The Russians Are Coming ; with Five Players Ranked in Tennis's Top 10, Russia Sees Three Women Advance to the US Open Quarterfinals

By Jonathan P. Decker Correspondent of The Christian Science Monitor | The Christian Science Monitor, September 9, 2004 | Go to article overview

The Russians Are Coming ; with Five Players Ranked in Tennis's Top 10, Russia Sees Three Women Advance to the US Open Quarterfinals


Jonathan P. Decker Correspondent of The Christian Science Monitor, The Christian Science Monitor


In the world of women's tennis, every year tells a story. If 2002 was the year of the Williams sisters and 2003 was the year of the Belgians, then 2004 is turning out to be the year of the Russians. As the US Open, the year's last grand slam, heads into its final weekend, it's the Russian women who have established themselves as the new powerhouse on the WTA Tour and become a source of pride for an entire country.

After beginning the Open with five Russians among the top 10 seeds, three - sixth seed Elena Dementieva, ninth seed Svetlana Kuznetsova and 14th seed Nadia Petrova - have battled their way into the final eight.

"I don't ever recall seeing such a quick rise of a group of players from one country at one time," says Larry Scott, the chairman and chief executive of the WTA Tour. "They're not just playing well. They're winning grand slams."

In fact, the past two grand slams have been won by promising young Russians. Anastasia Myskina defeated her childhood friend, Dementieva, at the French Open in June. And just a month later, 17- year-old Maria Sharapova stunned the tennis world by handily beating Serena Williams at Wimbledon.

Not so long ago, Anna Kournikova was probably the only Russian woman tennis player most fans had heard of. Famous for her glamorous looks rather than her winning power - she has never won a WTA tour singles title - Kournikova was Russia's only top-10 representative when she hit a career high of eighth in the world in 2000. But for all of the criticism Kournikova received for not realizing her potential, some credit her for adding to the sport's presence in Russia.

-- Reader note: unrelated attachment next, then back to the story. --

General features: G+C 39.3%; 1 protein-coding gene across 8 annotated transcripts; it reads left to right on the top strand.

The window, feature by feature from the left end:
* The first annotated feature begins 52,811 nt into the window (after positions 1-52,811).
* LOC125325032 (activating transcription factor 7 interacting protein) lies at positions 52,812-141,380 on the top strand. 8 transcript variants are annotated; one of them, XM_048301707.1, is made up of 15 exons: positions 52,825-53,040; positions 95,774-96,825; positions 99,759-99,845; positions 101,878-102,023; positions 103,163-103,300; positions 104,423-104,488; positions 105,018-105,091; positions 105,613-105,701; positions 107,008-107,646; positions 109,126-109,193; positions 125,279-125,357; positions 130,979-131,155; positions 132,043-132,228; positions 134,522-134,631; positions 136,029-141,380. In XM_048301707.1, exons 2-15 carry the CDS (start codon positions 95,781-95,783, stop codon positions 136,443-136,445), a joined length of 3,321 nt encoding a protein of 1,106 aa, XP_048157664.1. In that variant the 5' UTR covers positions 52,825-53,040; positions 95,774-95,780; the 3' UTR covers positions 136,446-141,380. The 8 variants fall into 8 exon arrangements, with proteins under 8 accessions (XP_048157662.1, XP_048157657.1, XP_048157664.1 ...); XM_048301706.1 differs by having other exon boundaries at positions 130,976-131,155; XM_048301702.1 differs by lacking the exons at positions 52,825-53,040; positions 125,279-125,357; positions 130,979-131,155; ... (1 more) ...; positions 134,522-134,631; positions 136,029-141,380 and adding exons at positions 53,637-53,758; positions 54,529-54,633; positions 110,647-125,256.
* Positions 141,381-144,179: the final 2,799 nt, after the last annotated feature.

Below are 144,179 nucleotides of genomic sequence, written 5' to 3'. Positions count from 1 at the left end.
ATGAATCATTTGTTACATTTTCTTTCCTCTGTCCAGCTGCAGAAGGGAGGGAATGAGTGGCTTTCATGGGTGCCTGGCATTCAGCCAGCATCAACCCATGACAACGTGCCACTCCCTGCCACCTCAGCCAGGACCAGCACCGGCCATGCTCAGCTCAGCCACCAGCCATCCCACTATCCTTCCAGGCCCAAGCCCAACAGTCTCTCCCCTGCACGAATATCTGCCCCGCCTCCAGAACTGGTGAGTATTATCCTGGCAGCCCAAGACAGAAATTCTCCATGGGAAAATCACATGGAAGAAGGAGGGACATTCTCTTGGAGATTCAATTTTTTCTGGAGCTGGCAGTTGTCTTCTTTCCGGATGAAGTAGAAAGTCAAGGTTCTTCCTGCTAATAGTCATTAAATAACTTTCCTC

"Anna put Russian tennis on the map," says her agent, Phil de Picciotto, president of Octagon, one of the world's top sports marketing and management firms, based in McLean, Va. "Her success attracted so much attention. Russians saw her succeed and flocked to the courts."

Less than four years later, women's tennis has been transformed and is now the stage for a power struggle between the United States, Russia, and Belgium. At this year's US Open, 12 Russian women were among the top 100 seeds. In a country where tennis was considered bourgeois just over a decade ago, the sport has reached new heights.

"We have good competition between us," says French Open champion Myskina. "We play a lot of tournaments against each other. I know there are so many good girls behind me, I want to be No. 1 in Russia, and it pushes me to play better. The girls want to get ahead of me, so they try hard to play better too."

Besides the popularity and success of Kourni-kova, who is no longer on the competitive circuit, the addition of tennis to the Olympics in 1988 boosted the sport in Russia. The Soviet Union began to funnel money into coaching and development. …

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